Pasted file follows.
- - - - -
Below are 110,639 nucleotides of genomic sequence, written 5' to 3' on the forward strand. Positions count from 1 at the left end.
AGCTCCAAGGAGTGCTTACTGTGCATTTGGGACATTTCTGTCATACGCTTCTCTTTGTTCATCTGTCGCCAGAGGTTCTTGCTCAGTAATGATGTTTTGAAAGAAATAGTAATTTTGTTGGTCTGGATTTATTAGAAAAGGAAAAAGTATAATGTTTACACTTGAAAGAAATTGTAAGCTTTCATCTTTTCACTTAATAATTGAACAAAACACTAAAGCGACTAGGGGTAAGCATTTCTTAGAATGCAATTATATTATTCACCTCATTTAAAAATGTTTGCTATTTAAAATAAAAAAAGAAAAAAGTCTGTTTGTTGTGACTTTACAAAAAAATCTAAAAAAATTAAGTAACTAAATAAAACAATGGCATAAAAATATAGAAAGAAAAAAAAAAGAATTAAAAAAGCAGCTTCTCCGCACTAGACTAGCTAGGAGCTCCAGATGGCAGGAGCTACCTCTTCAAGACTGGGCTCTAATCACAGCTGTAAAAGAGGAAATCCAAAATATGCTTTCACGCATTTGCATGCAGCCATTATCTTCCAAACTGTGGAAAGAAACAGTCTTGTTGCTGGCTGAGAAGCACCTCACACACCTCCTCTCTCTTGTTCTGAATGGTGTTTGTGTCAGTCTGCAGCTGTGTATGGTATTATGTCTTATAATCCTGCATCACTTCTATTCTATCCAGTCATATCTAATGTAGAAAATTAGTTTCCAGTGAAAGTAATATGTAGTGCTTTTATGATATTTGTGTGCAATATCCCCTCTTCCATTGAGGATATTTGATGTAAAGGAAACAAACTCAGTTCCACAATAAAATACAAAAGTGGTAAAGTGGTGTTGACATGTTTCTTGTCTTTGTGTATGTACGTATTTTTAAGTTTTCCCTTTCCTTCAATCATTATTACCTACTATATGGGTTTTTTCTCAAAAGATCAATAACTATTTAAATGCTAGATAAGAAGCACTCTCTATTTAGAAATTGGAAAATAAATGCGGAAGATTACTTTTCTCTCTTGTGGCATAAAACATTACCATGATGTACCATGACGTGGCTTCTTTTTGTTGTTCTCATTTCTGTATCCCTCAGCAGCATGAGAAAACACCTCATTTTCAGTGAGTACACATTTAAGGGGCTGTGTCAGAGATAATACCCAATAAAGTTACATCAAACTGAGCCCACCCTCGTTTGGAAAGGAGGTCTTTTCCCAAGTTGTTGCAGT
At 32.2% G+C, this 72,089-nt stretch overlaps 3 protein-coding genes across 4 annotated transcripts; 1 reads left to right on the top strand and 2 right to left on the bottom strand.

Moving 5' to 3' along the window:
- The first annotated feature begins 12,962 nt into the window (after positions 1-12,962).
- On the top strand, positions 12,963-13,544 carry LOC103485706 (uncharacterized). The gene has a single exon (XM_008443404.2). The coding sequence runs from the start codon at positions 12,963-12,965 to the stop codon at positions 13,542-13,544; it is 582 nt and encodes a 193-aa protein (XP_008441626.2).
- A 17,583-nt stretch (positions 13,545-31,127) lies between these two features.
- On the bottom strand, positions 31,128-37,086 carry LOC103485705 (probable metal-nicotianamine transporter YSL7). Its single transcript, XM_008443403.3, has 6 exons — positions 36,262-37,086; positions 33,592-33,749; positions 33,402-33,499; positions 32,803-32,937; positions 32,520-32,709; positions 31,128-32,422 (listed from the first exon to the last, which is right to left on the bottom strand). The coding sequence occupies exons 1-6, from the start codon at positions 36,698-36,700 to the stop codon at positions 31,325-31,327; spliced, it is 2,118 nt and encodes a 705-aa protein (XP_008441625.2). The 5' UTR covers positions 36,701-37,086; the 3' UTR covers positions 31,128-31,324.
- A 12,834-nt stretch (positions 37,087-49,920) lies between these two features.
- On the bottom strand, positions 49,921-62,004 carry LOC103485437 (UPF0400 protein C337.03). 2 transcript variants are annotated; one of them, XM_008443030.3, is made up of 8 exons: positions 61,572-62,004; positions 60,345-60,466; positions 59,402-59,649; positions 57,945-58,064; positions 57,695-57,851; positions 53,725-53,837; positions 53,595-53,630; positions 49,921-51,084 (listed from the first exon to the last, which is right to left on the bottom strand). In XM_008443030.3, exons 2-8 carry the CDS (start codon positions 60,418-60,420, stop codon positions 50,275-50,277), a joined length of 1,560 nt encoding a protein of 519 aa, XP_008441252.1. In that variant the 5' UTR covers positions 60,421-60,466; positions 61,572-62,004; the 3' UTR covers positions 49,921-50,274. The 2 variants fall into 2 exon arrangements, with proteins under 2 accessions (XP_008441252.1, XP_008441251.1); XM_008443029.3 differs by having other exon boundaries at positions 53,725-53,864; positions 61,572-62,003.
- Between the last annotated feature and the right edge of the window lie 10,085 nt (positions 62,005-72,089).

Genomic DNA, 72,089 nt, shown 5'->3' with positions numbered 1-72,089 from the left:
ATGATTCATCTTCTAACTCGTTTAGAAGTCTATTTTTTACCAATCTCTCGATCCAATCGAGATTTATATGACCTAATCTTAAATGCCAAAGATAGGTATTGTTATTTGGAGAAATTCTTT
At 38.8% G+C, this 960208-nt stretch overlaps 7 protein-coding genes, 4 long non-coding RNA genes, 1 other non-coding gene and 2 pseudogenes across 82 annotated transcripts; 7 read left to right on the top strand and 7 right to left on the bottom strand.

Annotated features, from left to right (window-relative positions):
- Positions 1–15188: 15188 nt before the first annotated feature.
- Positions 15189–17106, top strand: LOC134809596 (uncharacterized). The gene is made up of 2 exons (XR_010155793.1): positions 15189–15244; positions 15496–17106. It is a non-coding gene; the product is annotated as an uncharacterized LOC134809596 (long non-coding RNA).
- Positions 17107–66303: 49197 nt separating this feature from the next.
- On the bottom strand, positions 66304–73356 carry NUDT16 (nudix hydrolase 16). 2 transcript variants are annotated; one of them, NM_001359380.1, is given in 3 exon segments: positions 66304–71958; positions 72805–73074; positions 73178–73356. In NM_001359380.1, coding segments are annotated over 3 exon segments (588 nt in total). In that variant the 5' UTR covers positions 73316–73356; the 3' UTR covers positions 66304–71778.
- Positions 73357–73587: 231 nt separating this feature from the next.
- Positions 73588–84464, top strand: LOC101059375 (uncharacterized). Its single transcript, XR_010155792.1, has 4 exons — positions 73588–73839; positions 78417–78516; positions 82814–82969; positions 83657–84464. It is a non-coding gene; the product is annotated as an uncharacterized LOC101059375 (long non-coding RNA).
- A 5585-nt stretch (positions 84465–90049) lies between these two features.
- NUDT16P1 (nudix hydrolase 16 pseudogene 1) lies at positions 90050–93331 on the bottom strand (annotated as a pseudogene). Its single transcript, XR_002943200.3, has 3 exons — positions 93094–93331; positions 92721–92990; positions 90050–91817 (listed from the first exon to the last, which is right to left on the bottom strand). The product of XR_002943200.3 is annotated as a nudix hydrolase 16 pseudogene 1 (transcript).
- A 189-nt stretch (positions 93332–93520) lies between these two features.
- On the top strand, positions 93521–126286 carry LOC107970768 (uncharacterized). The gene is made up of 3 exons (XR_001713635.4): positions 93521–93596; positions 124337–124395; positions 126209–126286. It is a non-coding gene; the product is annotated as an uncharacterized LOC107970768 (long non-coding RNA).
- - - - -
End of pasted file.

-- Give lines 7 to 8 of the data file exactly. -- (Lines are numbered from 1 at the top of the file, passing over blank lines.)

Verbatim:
- A 17,583-nt stretch (positions 13,545-31,127) lies between these two features.
- On the bottom strand, positions 31,128-37,086 carry LOC103485705 (probable metal-nicotianamine transporter YSL7). Its single transcript, XM_008443403.3, has 6 exons — positions 36,262-37,086; positions 33,592-33,749; positions 33,402-33,499; positions 32,803-32,937; positions 32,520-32,709; positions 31,128-32,422 (listed from the first exon to the last, which is right to left on the bottom strand). The coding sequence occupies exons 1-6, from the start codon at positions 36,698-36,700 to the stop codon at positions 31,325-31,327; spliced, it is 2,118 nt and encodes a 705-aa protein (XP_008441625.2). The 5' UTR covers positions 36,701-37,086; the 3' UTR covers positions 31,128-31,324.